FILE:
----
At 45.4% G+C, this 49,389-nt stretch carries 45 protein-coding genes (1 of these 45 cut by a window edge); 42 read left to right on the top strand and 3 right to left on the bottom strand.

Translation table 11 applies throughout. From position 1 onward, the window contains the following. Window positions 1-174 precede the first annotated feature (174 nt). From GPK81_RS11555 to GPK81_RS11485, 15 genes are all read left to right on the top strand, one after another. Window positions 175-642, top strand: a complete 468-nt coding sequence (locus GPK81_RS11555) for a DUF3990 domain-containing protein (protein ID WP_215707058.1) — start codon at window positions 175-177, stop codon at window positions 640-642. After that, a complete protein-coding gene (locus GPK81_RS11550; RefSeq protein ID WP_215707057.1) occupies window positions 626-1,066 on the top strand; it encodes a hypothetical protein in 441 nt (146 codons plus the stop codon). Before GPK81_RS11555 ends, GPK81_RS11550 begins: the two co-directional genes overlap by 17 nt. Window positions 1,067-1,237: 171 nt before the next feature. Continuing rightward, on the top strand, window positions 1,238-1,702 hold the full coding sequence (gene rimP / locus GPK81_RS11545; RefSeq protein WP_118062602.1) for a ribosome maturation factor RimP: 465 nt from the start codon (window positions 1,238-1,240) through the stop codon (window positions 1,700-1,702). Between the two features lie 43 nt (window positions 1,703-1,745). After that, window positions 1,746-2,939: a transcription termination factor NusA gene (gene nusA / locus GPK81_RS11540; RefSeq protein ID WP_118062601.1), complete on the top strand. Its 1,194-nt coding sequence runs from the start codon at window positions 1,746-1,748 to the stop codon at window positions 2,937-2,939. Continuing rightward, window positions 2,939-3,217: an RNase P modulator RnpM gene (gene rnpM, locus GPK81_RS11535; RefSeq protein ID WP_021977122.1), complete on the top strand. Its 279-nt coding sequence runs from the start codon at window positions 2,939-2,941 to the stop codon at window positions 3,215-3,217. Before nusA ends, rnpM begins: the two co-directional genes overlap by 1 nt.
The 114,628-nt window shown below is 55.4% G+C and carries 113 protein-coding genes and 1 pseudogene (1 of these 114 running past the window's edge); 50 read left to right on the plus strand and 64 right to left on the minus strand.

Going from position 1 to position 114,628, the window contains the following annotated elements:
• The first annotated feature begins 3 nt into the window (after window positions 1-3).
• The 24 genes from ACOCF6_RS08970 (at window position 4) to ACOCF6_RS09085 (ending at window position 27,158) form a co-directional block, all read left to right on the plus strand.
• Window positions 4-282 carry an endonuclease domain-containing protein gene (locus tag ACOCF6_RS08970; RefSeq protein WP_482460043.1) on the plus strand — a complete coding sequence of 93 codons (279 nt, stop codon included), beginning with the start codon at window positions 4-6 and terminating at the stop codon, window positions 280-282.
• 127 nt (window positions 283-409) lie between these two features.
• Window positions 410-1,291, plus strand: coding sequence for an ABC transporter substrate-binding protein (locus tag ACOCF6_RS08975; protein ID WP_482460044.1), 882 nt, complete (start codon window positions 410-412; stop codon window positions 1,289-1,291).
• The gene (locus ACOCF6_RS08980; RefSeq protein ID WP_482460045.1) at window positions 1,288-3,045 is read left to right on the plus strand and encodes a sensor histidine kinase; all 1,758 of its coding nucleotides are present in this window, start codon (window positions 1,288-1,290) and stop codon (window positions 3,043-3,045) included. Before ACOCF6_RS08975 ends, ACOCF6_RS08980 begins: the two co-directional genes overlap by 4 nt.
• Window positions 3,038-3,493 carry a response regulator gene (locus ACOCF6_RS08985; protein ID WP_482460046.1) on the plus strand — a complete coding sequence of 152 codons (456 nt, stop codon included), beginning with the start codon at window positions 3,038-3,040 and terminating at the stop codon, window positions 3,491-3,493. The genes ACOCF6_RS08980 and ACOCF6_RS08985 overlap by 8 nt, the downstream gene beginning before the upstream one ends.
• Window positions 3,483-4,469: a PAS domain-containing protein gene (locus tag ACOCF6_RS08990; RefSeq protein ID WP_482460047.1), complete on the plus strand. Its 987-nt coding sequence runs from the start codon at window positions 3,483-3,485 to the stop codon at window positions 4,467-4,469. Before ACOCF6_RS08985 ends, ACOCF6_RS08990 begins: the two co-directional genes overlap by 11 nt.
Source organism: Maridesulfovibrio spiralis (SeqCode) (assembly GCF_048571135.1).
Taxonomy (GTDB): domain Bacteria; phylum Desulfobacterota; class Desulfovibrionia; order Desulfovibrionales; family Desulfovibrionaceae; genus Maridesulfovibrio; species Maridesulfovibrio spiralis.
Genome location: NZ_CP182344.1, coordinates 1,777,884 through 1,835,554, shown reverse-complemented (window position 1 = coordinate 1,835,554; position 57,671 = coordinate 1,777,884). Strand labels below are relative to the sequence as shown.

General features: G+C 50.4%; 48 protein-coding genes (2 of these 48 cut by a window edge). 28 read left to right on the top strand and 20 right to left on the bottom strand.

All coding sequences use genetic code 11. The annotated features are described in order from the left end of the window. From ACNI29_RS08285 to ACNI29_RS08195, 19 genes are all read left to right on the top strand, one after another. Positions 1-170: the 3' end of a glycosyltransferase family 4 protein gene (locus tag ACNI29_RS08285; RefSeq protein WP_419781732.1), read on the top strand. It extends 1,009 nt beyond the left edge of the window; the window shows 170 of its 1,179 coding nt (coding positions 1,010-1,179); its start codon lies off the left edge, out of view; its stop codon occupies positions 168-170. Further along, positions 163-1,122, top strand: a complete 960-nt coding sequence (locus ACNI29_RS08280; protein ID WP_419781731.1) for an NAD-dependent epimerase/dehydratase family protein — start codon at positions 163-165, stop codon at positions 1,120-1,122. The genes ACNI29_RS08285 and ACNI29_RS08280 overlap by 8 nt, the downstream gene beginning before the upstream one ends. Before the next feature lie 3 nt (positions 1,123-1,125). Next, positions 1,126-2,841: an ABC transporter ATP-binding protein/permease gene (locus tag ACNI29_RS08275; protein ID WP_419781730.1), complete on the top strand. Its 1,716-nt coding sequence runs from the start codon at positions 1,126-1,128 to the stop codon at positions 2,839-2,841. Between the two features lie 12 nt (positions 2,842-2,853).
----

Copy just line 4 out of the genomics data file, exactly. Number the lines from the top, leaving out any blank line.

Going from position 1 to position 114,628, the window contains the following annotated elements: